Eight years have passed since Jeff Howe’s pioneering article ‘The Rise of Crowdsourcing’ in Wired magazine. Since then, crowdsourcing has had a great deal of exposure – it showed its political potential when protestors used it during the Arab Spring.
Crowdsourcing’s uses are not just confined to political unrest. Through Open Innovation, a process whereby a company or entrepreneur ‘outsources’ an idea or problem to a group of people, has picked up tremendous steam over the last couple of years. It allows companies to pool ideas from people from all over the world in the hope that their varying perspectives will culminate into actionable plans.
You may be asking yourself, what’s in it for the contributors? Well, it turns out an awful lot.
Massachusetts based crowdsourcing specialists, Innocentive, have been specialising in Open Innovation since 2001. In that time, they’ve managed to entice over 300,00 ‘solvers’ from nearly 200 countries around the globe. They have solved problems for multinationals’ like EMC, Thomson Reuters and Procter and Gamble.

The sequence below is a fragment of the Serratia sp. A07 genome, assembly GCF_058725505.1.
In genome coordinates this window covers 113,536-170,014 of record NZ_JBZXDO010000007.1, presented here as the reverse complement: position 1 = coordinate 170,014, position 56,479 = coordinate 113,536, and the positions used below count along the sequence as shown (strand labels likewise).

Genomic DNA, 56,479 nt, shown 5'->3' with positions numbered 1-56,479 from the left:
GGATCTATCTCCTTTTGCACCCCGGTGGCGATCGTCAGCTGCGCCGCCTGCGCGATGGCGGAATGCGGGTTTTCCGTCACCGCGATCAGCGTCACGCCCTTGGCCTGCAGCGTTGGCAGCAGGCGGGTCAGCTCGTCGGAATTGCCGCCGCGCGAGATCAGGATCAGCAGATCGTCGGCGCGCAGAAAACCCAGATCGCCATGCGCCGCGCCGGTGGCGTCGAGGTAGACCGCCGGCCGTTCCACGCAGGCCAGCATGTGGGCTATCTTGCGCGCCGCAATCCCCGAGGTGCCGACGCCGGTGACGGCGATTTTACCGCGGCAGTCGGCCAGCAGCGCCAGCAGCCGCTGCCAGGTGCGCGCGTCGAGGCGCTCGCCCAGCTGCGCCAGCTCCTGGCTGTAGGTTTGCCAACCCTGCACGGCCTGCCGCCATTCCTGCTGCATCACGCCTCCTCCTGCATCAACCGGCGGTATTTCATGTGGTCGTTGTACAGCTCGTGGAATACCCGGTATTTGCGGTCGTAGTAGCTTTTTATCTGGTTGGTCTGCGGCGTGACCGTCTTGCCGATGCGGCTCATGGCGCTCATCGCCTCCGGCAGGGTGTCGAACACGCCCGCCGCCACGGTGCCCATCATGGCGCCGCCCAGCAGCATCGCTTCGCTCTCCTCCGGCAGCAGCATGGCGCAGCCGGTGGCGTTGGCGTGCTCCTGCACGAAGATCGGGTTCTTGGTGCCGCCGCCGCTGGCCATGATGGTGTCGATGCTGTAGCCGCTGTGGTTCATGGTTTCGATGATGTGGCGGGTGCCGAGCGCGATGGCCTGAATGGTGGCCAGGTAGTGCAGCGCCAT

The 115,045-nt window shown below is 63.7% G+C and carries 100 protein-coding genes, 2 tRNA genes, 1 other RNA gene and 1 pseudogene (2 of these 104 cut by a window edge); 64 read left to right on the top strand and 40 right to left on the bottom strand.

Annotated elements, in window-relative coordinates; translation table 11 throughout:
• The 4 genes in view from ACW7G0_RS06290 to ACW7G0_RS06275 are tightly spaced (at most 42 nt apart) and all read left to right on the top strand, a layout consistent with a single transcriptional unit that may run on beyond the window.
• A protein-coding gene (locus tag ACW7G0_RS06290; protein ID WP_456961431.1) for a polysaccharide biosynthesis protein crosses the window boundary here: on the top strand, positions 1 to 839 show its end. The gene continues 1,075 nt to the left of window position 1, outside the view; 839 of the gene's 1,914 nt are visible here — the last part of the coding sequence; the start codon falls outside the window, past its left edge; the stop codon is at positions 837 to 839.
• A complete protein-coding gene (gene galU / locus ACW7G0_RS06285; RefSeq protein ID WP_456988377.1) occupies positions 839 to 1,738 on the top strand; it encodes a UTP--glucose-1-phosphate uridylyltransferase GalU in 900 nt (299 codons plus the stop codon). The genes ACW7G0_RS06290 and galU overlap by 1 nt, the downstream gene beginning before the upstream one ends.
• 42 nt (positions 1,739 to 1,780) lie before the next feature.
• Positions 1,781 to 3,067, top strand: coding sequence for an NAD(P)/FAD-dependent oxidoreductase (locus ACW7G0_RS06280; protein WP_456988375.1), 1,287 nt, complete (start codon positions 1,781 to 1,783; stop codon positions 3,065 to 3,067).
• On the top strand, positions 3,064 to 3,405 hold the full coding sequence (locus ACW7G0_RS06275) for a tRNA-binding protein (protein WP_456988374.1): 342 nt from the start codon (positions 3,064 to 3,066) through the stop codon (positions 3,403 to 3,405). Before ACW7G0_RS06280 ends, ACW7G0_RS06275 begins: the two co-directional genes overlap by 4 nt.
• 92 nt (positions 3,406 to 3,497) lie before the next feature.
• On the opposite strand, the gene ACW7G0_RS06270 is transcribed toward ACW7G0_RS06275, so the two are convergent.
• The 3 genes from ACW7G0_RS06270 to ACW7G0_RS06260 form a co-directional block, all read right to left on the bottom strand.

The challenges are both real and highly profitable for those that come up with a credible solution. Just a quick browse through their ‘challenge centre’ brings up cases that pay out $50,000 – it’s no wonder then that businessman are clamouring for a piece of the action. Not only do they foster competition through their handsome reward scheme, a ticket to the ‘Winning Solvers’ group is an accomplishment that will have any prospective employer raring to get you on-board.
It’s a win-win scenario for everyone involved and shows how Open Innovation can champion competition and ultimately provide companies with the insights to elevate themselves above the competition. It’s important to add that Open Innovation isn’t just about finding a solution to lowering profits margins and high employee turnover, in 2008 they worked in partnership with SunNight Solar to invent a dual purpose lamp/flashing that would help people who were living in areas without electricity.
One thing’s for sure, Open Innovation and the competition that it allows for, gives crowdsourcing a real push in the right direction. Through competition, there is no question that Open Innovation will continue to be a viable form of problem solving for anyone who’s willing to give it a go.